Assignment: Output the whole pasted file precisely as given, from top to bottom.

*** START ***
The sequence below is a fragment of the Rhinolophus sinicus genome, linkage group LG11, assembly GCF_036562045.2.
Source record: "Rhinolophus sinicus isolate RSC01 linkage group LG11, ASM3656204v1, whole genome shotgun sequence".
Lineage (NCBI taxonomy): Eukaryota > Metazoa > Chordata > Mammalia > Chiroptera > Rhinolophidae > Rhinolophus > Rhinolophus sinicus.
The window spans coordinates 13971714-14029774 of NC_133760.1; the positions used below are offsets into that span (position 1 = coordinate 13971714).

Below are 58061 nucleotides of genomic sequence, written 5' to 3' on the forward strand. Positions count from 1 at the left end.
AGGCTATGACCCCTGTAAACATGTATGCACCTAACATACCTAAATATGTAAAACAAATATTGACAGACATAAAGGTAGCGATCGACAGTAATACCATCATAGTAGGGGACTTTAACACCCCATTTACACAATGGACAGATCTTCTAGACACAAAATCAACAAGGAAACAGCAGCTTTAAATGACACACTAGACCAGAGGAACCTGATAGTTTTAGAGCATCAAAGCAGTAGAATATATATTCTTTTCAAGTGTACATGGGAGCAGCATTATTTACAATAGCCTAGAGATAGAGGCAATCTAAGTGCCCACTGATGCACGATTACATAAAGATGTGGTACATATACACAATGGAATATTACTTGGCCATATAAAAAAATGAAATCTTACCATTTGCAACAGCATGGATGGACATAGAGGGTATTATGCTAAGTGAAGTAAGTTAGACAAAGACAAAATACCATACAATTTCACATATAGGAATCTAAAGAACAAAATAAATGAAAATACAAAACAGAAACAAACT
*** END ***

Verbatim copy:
The sequence below is a fragment of the Rhinolophus sinicus genome, linkage group LG11, assembly GCF_036562045.2.
Source record: "Rhinolophus sinicus isolate RSC01 linkage group LG11, ASM3656204v1, whole genome shotgun sequence".
Lineage (NCBI taxonomy): Eukaryota > Metazoa > Chordata > Mammalia > Chiroptera > Rhinolophidae > Rhinolophus > Rhinolophus sinicus.
The window spans coordinates 13971714-14029774 of NC_133760.1; the positions used below are offsets into that span (position 1 = coordinate 13971714).

Below are 58061 nucleotides of genomic sequence, written 5' to 3' on the forward strand. Positions count from 1 at the left end.
AGGCTATGACCCCTGTAAACATGTATGCACCTAACATACCTAAATATGTAAAACAAATATTGACAGACATAAAGGTAGCGATCGACAGTAATACCATCATAGTAGGGGACTTTAACACCCCATTTACACAATGGACAGATCTTCTAGACACAAAATCAACAAGGAAACAGCAGCTTTAAATGACACACTAGACCAGAGGAACCTGATAGTTTTAGAGCATCAAAGCAGTAGAATATATATTCTTTTCAAGTGTACATGGGAGCAGCATTATTTACAATAGCCTAGAGATAGAGGCAATCTAAGTGCCCACTGATGCACGATTACATAAAGATGTGGTACATATACACAATGGAATATTACTTGGCCATATAAAAAAATGAAATCTTACCATTTGCAACAGCATGGATGGACATAGAGGGTATTATGCTAAGTGAAGTAAGTTAGACAAAGACAAAATACCATACAATTTCACATATAGGAATCTAAAGAACAAAATAAATGAAAATACAAAACAGAAACAAACT